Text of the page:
Age: 3; Setting: Mission Beach, California

At this point, we started to get a little ridiculous with making things convenient for the Los Angeles branch, but the East Coasters were craving sunshine. So an hour and a half drive later, we arrived in Mission Beach with a car-load of snacks and gear and entered our four-bedroom house on the water.

Mission Beach is an old-school California beach town on the border of Tijuana, attracting a low-key crowd. Life moves at a slower pace here, with not much more than a handful of surf shops and restaurants, and a sole pier where locals fish off the side. (That's all set to change soon with the coming addition of luxury resorts that will attract a different kind of crowd.) Walks to the ice cream shop became a daily event and the weekly farmers market was a pleasure to stroll around. Grocery stores and other amenities are within driving distance and San Diego and the zoo are less than 10 miles away.

The drawback: While staying within a two-hour drive from home was convenient with a child, it didn't satisfy my wanderlust. A short plane ride at least feel like you're “going” on vacation. Other than that, there was little to complain about and we may have hit upon our magic combination for our successful multi-generational family vacation: a rental house in an uncrowded beach with mild, breezy weather, low-pressure days with activities in walking distance, and a major city and amenities within easy reach.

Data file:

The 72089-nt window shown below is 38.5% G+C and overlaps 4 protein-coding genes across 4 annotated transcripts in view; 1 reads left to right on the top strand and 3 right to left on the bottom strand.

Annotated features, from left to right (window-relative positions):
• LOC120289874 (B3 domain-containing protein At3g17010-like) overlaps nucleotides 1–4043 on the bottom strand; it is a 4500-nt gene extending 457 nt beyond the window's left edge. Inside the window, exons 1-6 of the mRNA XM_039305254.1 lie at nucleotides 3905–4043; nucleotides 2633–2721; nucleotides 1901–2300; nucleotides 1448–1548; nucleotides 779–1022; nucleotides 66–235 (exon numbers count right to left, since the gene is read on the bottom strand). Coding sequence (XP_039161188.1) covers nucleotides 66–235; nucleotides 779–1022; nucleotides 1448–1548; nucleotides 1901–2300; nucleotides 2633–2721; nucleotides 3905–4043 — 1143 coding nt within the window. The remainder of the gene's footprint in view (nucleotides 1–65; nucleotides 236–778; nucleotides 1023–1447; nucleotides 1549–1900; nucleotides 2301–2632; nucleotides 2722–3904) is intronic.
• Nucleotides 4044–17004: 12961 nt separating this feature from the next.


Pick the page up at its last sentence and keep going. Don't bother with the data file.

Parting thoughts: 

  • Only involve those who want to into the planning process. Some family members want to know what's happening in the big picture, while others want their voices heard in the day to day discussions. Don't forget to include the kids in those conversations.
  • Accept that there will be conflict: The first couple of days, everyone is excited to be together and busy exploring the new setting. By day three, the bickering sets in. 
  • Everyone falls into their old patterns. Sibling rivalry flares up, your parents will inevitably push your buttons. You'll also be on hyper-alert for any negative behavior from your spouse or child. If you see it coming, grab a cocktail and go look at the scenery.
  • There's some pressure to spend every moment together because it's all compressed into a short time and dangit, you paid for this opportunity. It's perfectly OK to go your separate ways and regroup later, choose a nap over a group activity, and plan a date night while the grandparents babysit. You are on vacation, after all. 

Have your own tips for multi-generational travel? Share them in comments below!

[PHOTOS: Parental Guidance; Celebrity Cruises; Villa del Palmar; Aston Montelago Village and Flickr]